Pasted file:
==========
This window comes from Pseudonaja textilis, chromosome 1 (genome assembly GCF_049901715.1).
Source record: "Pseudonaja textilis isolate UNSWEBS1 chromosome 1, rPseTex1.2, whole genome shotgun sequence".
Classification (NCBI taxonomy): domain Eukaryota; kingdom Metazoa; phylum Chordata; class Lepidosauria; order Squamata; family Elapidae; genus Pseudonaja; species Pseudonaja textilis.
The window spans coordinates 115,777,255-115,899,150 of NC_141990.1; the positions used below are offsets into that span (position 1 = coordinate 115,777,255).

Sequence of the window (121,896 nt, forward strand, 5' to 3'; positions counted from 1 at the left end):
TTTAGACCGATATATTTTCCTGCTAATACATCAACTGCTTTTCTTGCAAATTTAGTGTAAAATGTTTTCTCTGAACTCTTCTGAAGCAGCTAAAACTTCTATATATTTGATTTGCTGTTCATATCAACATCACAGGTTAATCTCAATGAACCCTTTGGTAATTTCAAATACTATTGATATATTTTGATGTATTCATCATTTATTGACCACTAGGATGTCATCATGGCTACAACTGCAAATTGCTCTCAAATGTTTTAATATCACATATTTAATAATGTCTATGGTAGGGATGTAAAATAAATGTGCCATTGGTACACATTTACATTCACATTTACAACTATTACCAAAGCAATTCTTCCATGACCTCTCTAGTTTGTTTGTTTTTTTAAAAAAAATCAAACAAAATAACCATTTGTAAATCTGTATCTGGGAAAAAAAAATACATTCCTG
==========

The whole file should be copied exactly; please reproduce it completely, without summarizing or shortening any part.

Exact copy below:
This window comes from Pseudonaja textilis, chromosome 1 (genome assembly GCF_049901715.1).
Source record: "Pseudonaja textilis isolate UNSWEBS1 chromosome 1, rPseTex1.2, whole genome shotgun sequence".
Classification (NCBI taxonomy): domain Eukaryota; kingdom Metazoa; phylum Chordata; class Lepidosauria; order Squamata; family Elapidae; genus Pseudonaja; species Pseudonaja textilis.
The window spans coordinates 115,777,255-115,899,150 of NC_141990.1; the positions used below are offsets into that span (position 1 = coordinate 115,777,255).

Sequence of the window (121,896 nt, forward strand, 5' to 3'; positions counted from 1 at the left end):
TTTAGACCGATATATTTTCCTGCTAATACATCAACTGCTTTTCTTGCAAATTTAGTGTAAAATGTTTTCTCTGAACTCTTCTGAAGCAGCTAAAACTTCTATATATTTGATTTGCTGTTCATATCAACATCACAGGTTAATCTCAATGAACCCTTTGGTAATTTCAAATACTATTGATATATTTTGATGTATTCATCATTTATTGACCACTAGGATGTCATCATGGCTACAACTGCAAATTGCTCTCAAATGTTTTAATATCACATATTTAATAATGTCTATGGTAGGGATGTAAAATAAATGTGCCATTGGTACACATTTACATTCACATTTACAACTATTACCAAAGCAATTCTTCCATGACCTCTCTAGTTTGTTTGTTTTTTTAAAAAAAATCAAACAAAATAACCATTTGTAAATCTGTATCTGGGAAAAAAAAATACATTCCTG